Which countries have the most productive agriculture

Europe's top 5: organic farming is booming in these countries

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Eurostat statistics on Wednesday, October 26th, 2016 - 3:45 pm (comment now)

In the past five years, organic farming in the EU has increased by 21%. In some countries the area under organic farming has quadrupled. These are the front runners.

Organic farming in Europe is on the upswing. How the figures changed from 2010 to 2015 and where the focus is on organic - these are the figures from the European statistical agency Eurostat. In 2015 around 6.2 percent of all arable land in the EU was used for organic farming. In 2010 it was 5.1 percent. There are also more producers: in 2015 there were 271,500 organic farmers registered in the EU - 5.4 percent more than in 2014. But which European countries are ahead?

Top 5: The largest organic cultivation areas

The front runners in the total area of ‚Äč‚Äčorganic agriculture in 2015 are:

  • Spain: 1,968,570 ha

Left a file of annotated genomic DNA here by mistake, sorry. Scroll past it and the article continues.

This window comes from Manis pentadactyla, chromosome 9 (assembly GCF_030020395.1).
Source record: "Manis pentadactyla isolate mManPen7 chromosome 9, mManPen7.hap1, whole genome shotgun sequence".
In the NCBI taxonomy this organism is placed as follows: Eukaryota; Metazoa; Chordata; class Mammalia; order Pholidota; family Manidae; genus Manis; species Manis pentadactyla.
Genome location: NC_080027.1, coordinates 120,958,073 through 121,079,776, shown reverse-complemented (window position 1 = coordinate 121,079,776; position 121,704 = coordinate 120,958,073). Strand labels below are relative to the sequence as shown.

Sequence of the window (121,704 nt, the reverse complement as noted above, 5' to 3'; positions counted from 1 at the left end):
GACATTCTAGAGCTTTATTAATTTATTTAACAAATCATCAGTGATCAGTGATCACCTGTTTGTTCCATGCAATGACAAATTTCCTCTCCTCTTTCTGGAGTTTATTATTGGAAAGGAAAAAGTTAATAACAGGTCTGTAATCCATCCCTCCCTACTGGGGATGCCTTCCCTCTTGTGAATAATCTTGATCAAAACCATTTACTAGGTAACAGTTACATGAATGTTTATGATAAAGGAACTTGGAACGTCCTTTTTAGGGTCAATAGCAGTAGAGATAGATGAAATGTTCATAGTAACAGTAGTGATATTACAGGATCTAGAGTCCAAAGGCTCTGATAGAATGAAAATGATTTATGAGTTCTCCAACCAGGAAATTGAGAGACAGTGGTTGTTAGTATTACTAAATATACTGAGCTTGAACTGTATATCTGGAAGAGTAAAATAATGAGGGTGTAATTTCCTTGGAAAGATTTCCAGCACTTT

• Italy: 1,492,579 ha
  • France: 1,361,512 ha
  • Germany: 1,060,291 ha
  • Poland: 580,731 ha

The situation is different in percentage terms, i.e. in terms of the share of organic agriculture in total agriculture. Here these countries lead:

  • Austria: 20.3%
  • Sweden: 17.1%
  • Estonia: 15.7%
  • Czech Republic: 13.7%
  • Italy and Latvia: 12% each

Top 5: The biggest increases in organic farming

At EU level, the area under organic cultivation increased by 21% in 2015 compared to 2010 and amounted to just over 11 million hectares, with the historic value of 10 million hectares being reached in 2012. These countries recorded the greatest increases in area from 2010 to 2015:

  • Croatia: + 376.9%, from 15,913 to 75,883 ha
  • Bulgaria: + 362.2%, from 25,648 to 118,552 ha
  • France: + 61%, from 845,442 to 1,361,512 ha
  • Ireland: + 53%, from 47,864 to 73,037 ha
  • Lithuania: +49%, from 143,644 to 213,579 ha

How eco is Germany?

In 2015, 1,060,291 hectares were farmed organically in Germany. That is 6.3% of the total area and thus in percentage terms in the European average. In 2010 it was 7% less, namely 990,702 ha.

With material from Eurostat

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